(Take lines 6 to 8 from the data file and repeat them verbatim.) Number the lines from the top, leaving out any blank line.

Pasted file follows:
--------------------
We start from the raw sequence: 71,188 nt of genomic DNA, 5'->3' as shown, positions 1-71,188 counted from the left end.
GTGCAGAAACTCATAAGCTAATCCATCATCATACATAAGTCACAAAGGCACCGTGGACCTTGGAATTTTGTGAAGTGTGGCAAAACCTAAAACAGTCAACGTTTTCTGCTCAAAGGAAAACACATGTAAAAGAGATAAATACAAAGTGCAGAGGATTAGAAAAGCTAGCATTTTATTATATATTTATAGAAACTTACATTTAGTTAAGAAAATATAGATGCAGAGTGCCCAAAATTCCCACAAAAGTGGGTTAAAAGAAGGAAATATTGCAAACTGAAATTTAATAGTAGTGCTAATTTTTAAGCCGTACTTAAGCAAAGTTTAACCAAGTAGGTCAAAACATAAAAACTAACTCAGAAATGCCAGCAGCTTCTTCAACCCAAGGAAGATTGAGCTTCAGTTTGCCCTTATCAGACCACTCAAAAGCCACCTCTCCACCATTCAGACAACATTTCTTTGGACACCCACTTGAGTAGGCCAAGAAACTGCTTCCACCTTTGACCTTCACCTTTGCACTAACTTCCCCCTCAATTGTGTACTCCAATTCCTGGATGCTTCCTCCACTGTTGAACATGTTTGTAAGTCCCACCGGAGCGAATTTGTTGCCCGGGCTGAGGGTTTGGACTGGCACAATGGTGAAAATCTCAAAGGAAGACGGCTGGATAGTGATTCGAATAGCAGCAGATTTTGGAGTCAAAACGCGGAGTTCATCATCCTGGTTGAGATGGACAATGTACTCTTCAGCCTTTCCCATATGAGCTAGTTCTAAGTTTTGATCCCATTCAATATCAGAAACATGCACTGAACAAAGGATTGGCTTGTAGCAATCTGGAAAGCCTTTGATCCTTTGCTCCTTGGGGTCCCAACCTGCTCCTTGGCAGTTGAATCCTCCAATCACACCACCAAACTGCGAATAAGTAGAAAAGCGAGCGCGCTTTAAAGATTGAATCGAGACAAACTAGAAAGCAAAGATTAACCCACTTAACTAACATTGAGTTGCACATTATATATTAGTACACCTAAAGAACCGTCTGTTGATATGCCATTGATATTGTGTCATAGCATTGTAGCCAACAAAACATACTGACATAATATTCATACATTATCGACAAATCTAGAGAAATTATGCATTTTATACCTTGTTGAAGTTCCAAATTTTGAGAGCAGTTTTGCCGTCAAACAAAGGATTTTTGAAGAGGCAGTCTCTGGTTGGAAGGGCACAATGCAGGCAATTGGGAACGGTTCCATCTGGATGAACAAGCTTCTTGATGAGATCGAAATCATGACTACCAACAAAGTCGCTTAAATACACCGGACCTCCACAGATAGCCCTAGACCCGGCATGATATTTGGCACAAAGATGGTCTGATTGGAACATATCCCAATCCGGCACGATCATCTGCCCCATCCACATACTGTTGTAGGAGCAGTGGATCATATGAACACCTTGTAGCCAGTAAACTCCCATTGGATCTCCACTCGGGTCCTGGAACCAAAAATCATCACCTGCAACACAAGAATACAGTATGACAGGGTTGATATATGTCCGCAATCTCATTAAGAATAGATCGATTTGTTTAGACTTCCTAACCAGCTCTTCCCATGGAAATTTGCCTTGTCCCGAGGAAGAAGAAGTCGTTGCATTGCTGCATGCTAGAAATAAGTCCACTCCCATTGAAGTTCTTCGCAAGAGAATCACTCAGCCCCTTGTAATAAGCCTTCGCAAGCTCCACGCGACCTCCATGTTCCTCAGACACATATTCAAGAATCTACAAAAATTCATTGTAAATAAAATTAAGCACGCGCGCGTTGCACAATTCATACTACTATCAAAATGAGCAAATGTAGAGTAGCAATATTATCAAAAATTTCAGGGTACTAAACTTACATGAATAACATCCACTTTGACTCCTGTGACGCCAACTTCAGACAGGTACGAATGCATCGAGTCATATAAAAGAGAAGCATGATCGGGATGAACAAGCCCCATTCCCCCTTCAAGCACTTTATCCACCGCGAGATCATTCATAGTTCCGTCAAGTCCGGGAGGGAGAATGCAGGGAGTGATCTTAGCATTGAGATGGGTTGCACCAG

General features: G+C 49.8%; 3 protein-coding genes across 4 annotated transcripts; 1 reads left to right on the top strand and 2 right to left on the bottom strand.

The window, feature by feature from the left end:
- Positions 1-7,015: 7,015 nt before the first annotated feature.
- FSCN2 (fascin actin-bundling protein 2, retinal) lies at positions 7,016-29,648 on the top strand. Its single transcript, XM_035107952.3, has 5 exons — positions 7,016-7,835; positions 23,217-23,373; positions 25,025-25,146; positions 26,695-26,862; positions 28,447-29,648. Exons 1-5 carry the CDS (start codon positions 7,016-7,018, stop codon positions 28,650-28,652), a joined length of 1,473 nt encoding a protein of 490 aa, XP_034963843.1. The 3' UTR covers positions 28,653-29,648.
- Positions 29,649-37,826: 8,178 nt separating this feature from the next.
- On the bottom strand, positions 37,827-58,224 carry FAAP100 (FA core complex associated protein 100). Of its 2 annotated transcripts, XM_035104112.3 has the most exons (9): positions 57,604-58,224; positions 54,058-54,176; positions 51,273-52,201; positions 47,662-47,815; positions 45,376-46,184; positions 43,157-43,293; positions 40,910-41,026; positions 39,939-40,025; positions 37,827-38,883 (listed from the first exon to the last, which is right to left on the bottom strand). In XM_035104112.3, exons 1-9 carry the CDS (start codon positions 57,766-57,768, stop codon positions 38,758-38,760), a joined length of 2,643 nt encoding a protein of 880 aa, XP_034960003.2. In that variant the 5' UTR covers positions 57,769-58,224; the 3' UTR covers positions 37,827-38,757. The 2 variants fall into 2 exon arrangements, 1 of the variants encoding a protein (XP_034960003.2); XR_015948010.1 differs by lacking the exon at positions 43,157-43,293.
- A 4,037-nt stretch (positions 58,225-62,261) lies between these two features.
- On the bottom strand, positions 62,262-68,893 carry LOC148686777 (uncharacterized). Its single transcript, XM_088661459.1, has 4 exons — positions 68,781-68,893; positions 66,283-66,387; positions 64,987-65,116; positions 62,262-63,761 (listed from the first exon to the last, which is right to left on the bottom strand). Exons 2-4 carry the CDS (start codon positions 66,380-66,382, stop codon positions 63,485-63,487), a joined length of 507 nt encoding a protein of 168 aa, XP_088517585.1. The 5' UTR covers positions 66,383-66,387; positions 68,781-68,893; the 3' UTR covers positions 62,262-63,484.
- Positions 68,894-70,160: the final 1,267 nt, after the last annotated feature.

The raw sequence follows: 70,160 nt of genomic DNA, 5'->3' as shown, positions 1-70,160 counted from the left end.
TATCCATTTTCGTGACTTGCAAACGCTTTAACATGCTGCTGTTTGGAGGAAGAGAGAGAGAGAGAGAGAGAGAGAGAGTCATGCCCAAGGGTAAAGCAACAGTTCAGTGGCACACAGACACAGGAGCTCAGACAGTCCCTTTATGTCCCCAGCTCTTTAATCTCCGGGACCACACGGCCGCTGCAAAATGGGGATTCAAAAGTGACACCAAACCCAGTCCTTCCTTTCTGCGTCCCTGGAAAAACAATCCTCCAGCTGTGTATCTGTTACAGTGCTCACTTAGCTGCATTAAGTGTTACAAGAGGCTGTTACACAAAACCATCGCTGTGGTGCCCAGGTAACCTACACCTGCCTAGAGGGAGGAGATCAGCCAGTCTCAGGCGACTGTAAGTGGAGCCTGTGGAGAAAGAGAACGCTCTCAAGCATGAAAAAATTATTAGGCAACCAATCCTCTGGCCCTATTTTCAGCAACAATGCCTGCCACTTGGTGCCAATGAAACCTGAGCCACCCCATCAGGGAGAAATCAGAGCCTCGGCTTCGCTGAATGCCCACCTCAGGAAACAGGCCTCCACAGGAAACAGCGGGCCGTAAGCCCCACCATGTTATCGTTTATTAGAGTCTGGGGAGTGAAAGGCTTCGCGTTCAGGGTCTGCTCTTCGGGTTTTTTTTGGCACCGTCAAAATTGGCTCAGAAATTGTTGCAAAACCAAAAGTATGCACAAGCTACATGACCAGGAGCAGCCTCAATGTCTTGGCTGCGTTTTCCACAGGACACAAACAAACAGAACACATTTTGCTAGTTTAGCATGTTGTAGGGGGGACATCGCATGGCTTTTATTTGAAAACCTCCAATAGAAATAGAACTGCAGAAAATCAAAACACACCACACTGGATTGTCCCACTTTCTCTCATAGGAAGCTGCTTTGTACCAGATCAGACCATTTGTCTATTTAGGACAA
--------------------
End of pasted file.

- FSCN2 (fascin actin-bundling protein 2, retinal) lies at positions 7,016-29,648 on the top strand. Its single transcript, XM_035107952.3, has 5 exons — positions 7,016-7,835; positions 23,217-23,373; positions 25,025-25,146; positions 26,695-26,862; positions 28,447-29,648. Exons 1-5 carry the CDS (start codon positions 7,016-7,018, stop codon positions 28,650-28,652), a joined length of 1,473 nt encoding a protein of 490 aa, XP_034963843.1. The 3' UTR covers positions 28,653-29,648.
- Positions 29,649-37,826: 8,178 nt separating this feature from the next.
- On the bottom strand, positions 37,827-58,224 carry FAAP100 (FA core complex associated protein 100). Of its 2 annotated transcripts, XM_035104112.3 has the most exons (9): positions 57,604-58,224; positions 54,058-54,176; positions 51,273-52,201; positions 47,662-47,815; positions 45,376-46,184; positions 43,157-43,293; positions 40,910-41,026; positions 39,939-40,025; positions 37,827-38,883 (listed from the first exon to the last, which is right to left on the bottom strand). In XM_035104112.3, exons 1-9 carry the CDS (start codon positions 57,766-57,768, stop codon positions 38,758-38,760), a joined length of 2,643 nt encoding a protein of 880 aa, XP_034960003.2. In that variant the 5' UTR covers positions 57,769-58,224; the 3' UTR covers positions 37,827-38,757. The 2 variants fall into 2 exon arrangements, 1 of the variants encoding a protein (XP_034960003.2); XR_015948010.1 differs by lacking the exon at positions 43,157-43,293.